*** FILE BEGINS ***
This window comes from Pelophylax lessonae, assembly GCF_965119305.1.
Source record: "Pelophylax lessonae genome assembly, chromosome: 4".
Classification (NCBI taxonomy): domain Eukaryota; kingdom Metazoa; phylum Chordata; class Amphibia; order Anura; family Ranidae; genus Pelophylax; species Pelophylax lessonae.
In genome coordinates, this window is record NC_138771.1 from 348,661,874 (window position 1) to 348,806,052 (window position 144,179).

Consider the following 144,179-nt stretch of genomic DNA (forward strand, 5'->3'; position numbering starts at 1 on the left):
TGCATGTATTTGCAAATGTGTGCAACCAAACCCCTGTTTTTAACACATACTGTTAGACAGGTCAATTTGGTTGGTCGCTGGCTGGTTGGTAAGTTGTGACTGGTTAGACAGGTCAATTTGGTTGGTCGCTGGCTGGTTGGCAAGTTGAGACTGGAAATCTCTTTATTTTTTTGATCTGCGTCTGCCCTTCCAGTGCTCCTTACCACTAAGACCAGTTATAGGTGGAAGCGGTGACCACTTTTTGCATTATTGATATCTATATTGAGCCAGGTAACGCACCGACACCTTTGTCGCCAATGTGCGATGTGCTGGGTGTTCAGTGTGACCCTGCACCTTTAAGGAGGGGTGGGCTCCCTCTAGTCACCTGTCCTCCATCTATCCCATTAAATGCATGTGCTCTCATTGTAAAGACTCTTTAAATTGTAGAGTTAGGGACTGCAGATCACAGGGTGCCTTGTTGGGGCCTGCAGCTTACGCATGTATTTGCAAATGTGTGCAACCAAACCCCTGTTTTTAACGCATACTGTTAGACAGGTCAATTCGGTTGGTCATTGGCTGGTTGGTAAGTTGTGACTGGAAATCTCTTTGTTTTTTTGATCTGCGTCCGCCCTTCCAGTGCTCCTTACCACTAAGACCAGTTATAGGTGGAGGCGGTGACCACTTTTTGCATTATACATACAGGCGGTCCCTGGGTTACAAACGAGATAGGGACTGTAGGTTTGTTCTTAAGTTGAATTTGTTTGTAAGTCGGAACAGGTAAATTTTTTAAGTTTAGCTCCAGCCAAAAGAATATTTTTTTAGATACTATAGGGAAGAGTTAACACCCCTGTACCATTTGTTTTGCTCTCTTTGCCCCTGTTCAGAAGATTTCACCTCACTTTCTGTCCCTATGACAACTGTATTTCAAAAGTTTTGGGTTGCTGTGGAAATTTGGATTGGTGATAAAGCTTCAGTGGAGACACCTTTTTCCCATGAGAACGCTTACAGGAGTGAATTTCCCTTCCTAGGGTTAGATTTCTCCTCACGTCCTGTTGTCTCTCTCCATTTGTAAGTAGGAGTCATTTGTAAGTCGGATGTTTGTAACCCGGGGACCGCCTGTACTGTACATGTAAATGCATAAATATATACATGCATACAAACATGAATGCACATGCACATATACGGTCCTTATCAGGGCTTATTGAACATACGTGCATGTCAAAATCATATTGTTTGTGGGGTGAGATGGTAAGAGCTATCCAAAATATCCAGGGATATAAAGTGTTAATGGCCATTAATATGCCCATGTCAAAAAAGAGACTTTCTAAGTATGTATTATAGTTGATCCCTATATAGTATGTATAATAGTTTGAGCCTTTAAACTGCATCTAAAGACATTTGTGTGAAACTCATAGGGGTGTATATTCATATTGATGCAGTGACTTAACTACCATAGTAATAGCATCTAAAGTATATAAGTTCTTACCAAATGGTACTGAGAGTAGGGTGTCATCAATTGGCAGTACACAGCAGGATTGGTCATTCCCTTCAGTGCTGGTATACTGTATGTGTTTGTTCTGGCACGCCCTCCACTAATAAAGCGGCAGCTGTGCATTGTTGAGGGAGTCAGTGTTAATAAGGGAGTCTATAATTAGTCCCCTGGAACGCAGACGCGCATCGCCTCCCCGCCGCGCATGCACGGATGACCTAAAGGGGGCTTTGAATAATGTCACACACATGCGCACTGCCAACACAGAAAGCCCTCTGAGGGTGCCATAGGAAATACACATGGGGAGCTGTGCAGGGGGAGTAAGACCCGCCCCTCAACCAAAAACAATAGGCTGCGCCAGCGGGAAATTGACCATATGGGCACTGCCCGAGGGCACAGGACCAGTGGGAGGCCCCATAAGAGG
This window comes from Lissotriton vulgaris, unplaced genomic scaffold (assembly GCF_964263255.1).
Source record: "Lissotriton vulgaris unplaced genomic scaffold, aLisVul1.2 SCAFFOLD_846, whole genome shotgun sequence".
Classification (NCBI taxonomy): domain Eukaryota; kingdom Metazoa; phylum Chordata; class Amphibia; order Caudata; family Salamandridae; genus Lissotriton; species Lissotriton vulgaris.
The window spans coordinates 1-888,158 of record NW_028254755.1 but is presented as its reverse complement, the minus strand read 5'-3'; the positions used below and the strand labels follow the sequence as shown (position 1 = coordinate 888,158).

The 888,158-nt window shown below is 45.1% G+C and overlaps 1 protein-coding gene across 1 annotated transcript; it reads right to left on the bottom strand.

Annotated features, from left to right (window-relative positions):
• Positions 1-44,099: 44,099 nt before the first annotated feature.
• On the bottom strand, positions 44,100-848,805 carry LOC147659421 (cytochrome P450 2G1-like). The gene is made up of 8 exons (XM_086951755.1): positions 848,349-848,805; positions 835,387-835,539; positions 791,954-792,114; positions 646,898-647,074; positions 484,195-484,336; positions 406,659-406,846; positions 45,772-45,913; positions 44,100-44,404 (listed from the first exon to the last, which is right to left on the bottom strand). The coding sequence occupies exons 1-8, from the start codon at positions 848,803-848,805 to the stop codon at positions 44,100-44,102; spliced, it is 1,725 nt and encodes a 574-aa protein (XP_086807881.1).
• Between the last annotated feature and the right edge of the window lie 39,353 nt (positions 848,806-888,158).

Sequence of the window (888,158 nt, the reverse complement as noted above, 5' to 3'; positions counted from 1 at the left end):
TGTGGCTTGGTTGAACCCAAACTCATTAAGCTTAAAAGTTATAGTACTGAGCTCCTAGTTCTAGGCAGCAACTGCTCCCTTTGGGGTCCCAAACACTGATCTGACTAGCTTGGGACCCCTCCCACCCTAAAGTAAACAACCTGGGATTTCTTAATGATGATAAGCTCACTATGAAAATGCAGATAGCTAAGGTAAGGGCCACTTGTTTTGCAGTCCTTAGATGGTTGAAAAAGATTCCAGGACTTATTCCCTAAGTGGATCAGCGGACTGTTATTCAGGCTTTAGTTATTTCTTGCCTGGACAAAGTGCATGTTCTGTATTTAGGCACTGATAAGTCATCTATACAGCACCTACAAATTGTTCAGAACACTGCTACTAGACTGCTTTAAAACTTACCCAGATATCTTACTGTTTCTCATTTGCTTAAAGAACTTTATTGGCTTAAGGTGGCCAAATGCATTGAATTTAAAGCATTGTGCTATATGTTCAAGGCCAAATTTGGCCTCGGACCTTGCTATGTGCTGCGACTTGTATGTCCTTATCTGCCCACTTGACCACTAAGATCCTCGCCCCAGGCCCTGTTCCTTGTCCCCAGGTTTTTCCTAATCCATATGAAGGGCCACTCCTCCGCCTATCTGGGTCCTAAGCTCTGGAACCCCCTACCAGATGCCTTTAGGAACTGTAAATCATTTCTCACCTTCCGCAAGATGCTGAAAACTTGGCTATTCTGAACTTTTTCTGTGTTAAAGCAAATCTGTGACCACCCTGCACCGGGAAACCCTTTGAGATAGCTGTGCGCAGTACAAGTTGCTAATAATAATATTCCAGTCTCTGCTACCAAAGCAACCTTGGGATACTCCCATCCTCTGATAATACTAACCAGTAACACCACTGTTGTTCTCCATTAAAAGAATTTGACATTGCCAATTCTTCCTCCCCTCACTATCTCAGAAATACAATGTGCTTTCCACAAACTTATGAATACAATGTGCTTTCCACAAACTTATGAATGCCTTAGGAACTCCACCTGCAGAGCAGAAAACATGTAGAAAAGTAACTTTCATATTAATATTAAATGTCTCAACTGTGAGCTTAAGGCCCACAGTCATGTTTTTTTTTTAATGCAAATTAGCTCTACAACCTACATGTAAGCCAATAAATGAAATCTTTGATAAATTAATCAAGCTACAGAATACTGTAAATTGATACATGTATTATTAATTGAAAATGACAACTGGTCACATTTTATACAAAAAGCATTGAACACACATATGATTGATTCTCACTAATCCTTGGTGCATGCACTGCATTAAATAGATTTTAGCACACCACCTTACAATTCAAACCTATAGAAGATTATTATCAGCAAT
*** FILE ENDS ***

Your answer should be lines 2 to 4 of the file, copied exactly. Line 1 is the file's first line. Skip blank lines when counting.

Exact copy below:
Source record: "Pelophylax lessonae genome assembly, chromosome: 4".
Classification (NCBI taxonomy): domain Eukaryota; kingdom Metazoa; phylum Chordata; class Amphibia; order Anura; family Ranidae; genus Pelophylax; species Pelophylax lessonae.
In genome coordinates, this window is record NC_138771.1 from 348,661,874 (window position 1) to 348,806,052 (window position 144,179).